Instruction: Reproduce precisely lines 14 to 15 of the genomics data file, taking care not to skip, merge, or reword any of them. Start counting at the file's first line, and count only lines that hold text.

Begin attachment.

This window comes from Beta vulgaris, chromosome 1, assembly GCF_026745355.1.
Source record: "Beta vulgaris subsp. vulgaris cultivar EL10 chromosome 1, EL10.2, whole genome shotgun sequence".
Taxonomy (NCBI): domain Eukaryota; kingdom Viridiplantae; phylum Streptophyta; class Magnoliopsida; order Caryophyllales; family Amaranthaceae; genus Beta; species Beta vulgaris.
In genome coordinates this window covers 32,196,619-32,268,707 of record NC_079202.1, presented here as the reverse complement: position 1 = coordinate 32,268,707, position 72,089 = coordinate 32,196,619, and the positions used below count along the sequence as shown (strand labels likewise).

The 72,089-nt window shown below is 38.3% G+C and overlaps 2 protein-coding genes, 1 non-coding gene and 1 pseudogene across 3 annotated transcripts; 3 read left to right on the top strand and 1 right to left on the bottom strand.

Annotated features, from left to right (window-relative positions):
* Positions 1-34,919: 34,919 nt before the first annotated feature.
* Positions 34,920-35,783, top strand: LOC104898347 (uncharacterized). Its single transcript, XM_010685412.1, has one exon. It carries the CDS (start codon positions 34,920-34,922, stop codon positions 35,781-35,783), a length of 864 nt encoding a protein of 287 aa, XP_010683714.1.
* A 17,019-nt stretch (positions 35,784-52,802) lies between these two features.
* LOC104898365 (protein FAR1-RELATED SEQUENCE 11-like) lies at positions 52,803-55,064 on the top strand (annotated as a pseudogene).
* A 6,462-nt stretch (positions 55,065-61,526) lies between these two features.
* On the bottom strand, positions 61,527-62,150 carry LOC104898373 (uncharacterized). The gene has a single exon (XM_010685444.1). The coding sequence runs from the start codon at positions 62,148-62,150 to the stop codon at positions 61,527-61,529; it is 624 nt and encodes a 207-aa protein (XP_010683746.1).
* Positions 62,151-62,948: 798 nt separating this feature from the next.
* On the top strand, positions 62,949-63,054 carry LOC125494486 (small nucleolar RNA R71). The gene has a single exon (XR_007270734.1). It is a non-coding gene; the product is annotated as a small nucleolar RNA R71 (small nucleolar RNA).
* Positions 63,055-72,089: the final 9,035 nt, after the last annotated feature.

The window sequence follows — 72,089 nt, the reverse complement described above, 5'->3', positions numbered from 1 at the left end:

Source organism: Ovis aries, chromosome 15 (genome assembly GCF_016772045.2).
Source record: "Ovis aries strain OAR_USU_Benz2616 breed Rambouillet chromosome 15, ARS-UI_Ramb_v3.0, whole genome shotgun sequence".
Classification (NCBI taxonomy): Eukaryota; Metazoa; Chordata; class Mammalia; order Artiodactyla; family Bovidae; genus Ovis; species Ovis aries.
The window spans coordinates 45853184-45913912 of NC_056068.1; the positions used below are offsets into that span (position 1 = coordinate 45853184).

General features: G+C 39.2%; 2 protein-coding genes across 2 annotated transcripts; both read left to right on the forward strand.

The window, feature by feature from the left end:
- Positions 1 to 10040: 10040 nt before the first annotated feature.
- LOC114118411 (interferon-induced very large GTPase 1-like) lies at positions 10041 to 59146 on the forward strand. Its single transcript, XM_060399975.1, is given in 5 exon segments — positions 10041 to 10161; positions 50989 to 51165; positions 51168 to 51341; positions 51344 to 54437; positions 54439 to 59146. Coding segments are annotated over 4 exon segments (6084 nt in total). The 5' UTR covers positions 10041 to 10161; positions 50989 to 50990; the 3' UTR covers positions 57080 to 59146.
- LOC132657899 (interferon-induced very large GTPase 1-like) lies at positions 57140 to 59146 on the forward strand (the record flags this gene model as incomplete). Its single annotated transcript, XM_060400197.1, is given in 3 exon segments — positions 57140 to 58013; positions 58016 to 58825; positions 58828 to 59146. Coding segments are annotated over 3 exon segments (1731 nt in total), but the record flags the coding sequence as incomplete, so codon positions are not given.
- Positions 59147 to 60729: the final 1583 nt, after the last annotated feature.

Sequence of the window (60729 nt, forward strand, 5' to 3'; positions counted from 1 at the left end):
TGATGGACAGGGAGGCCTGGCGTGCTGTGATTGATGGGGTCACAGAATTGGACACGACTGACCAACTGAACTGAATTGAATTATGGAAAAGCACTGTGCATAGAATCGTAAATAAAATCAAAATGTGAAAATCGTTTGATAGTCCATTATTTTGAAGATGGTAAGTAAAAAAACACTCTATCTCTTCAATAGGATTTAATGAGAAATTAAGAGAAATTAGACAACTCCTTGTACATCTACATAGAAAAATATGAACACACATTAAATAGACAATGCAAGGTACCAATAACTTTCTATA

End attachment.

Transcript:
* On the top strand, positions 62,949-63,054 carry LOC125494486 (small nucleolar RNA R71). The gene has a single exon (XR_007270734.1). It is a non-coding gene; the product is annotated as a small nucleolar RNA R71 (small nucleolar RNA).
* Positions 63,055-72,089: the final 9,035 nt, after the last annotated feature.